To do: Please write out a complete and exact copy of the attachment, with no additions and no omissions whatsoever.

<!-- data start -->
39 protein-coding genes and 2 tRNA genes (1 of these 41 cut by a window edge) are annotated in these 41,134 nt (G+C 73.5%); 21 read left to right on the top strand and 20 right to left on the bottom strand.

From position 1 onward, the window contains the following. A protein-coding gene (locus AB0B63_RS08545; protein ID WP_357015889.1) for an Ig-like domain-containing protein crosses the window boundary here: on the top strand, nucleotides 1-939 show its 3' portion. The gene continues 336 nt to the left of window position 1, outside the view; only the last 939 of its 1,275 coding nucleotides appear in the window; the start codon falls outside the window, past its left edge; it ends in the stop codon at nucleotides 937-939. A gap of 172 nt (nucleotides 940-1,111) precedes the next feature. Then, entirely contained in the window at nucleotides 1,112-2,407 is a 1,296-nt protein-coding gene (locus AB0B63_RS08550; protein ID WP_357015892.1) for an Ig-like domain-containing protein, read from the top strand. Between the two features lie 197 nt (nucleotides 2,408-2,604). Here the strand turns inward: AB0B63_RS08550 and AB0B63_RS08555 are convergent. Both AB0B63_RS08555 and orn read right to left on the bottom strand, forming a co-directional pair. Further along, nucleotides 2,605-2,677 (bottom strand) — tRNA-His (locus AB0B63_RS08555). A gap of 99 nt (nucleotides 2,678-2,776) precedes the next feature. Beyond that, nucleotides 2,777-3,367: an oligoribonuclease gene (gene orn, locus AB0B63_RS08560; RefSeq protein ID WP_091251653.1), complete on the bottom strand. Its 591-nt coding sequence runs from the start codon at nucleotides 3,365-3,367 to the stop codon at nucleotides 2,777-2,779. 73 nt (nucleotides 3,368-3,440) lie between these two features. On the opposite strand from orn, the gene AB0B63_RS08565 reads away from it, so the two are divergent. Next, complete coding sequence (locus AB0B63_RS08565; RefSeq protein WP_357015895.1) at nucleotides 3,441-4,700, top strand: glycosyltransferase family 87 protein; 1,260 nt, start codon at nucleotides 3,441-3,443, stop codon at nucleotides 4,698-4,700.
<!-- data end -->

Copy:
39 protein-coding genes and 2 tRNA genes (1 of these 41 cut by a window edge) are annotated in these 41,134 nt (G+C 73.5%); 21 read left to right on the top strand and 20 right to left on the bottom strand.

From position 1 onward, the window contains the following. A protein-coding gene (locus AB0B63_RS08545; protein ID WP_357015889.1) for an Ig-like domain-containing protein crosses the window boundary here: on the top strand, nucleotides 1-939 show its 3' portion. The gene continues 336 nt to the left of window position 1, outside the view; only the last 939 of its 1,275 coding nucleotides appear in the window; the start codon falls outside the window, past its left edge; it ends in the stop codon at nucleotides 937-939. A gap of 172 nt (nucleotides 940-1,111) precedes the next feature. Then, entirely contained in the window at nucleotides 1,112-2,407 is a 1,296-nt protein-coding gene (locus AB0B63_RS08550; protein ID WP_357015892.1) for an Ig-like domain-containing protein, read from the top strand. Between the two features lie 197 nt (nucleotides 2,408-2,604). Here the strand turns inward: AB0B63_RS08550 and AB0B63_RS08555 are convergent. Both AB0B63_RS08555 and orn read right to left on the bottom strand, forming a co-directional pair. Further along, nucleotides 2,605-2,677 (bottom strand) — tRNA-His (locus AB0B63_RS08555). A gap of 99 nt (nucleotides 2,678-2,776) precedes the next feature. Beyond that, nucleotides 2,777-3,367: an oligoribonuclease gene (gene orn, locus AB0B63_RS08560; RefSeq protein ID WP_091251653.1), complete on the bottom strand. Its 591-nt coding sequence runs from the start codon at nucleotides 3,365-3,367 to the stop codon at nucleotides 2,777-2,779. 73 nt (nucleotides 3,368-3,440) lie between these two features. On the opposite strand from orn, the gene AB0B63_RS08565 reads away from it, so the two are divergent. Next, complete coding sequence (locus AB0B63_RS08565; RefSeq protein WP_357015895.1) at nucleotides 3,441-4,700, top strand: glycosyltransferase family 87 protein; 1,260 nt, start codon at nucleotides 3,441-3,443, stop codon at nucleotides 4,698-4,700.